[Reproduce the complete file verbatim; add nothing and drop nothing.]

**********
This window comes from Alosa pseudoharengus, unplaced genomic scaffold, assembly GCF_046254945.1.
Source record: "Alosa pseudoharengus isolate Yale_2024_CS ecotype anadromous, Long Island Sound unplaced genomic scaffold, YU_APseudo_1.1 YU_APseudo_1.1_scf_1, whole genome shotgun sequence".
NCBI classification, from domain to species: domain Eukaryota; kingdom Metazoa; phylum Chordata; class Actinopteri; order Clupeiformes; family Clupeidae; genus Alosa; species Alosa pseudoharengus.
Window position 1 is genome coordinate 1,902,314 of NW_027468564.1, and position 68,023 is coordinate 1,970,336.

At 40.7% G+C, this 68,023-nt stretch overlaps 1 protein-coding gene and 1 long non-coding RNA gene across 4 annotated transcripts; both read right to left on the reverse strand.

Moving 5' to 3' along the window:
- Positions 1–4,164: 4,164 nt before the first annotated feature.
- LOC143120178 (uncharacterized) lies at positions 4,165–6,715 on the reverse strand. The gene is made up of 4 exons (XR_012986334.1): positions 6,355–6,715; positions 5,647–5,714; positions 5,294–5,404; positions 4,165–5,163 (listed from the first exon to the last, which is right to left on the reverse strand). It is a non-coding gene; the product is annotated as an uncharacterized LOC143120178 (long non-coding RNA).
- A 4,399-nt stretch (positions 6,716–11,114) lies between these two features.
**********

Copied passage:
This window comes from Alosa pseudoharengus, unplaced genomic scaffold, assembly GCF_046254945.1.
Source record: "Alosa pseudoharengus isolate Yale_2024_CS ecotype anadromous, Long Island Sound unplaced genomic scaffold, YU_APseudo_1.1 YU_APseudo_1.1_scf_1, whole genome shotgun sequence".
NCBI classification, from domain to species: domain Eukaryota; kingdom Metazoa; phylum Chordata; class Actinopteri; order Clupeiformes; family Clupeidae; genus Alosa; species Alosa pseudoharengus.
Window position 1 is genome coordinate 1,902,314 of NW_027468564.1, and position 68,023 is coordinate 1,970,336.

At 40.7% G+C, this 68,023-nt stretch overlaps 1 protein-coding gene and 1 long non-coding RNA gene across 4 annotated transcripts; both read right to left on the reverse strand.

Moving 5' to 3' along the window:
- Positions 1–4,164: 4,164 nt before the first annotated feature.
- LOC143120178 (uncharacterized) lies at positions 4,165–6,715 on the reverse strand. The gene is made up of 4 exons (XR_012986334.1): positions 6,355–6,715; positions 5,647–5,714; positions 5,294–5,404; positions 4,165–5,163 (listed from the first exon to the last, which is right to left on the reverse strand). It is a non-coding gene; the product is annotated as an uncharacterized LOC143120178 (long non-coding RNA).
- A 4,399-nt stretch (positions 6,716–11,114) lies between these two features.